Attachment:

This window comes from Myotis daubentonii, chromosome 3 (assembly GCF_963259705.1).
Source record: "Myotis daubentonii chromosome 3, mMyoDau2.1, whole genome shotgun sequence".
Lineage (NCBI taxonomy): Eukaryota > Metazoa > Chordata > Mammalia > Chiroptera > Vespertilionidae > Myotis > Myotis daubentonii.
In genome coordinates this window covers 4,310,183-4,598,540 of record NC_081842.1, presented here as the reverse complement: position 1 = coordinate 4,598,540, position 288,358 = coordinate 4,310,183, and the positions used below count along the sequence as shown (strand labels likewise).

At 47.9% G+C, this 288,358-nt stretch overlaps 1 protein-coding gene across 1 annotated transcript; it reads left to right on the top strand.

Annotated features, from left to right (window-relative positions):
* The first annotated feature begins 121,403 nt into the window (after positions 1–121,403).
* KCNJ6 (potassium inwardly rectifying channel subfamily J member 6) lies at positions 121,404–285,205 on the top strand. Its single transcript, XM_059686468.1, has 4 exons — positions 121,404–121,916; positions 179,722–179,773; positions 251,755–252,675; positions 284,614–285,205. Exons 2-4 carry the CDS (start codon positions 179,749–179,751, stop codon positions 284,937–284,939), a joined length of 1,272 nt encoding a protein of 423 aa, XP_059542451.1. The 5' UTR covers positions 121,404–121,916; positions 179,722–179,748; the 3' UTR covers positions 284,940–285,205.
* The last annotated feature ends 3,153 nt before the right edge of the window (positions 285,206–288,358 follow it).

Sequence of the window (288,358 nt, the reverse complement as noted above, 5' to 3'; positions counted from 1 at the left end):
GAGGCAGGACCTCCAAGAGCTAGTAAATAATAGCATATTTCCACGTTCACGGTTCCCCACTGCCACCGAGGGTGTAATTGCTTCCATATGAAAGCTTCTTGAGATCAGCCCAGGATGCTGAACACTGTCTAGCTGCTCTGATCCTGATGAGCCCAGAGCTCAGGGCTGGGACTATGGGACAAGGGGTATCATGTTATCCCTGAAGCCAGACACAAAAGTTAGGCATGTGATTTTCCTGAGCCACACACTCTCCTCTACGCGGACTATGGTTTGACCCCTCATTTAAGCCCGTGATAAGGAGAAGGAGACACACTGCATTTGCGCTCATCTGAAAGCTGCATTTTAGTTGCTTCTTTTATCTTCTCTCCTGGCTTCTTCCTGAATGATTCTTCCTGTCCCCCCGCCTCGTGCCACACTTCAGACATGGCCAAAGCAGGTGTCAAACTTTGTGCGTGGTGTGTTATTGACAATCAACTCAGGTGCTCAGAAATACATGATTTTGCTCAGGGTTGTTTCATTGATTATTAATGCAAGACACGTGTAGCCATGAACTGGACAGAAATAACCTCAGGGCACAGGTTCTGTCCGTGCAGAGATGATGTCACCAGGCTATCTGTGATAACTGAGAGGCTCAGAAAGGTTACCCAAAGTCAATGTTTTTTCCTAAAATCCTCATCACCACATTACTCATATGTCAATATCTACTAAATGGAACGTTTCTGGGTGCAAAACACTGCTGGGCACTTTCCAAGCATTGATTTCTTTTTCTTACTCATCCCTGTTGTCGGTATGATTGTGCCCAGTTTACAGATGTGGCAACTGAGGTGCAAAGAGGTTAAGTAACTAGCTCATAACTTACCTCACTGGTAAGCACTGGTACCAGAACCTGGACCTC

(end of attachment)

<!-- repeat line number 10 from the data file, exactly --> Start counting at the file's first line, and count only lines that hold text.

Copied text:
Sequence of the window (288,358 nt, the reverse complement as noted above, 5' to 3'; positions counted from 1 at the left end):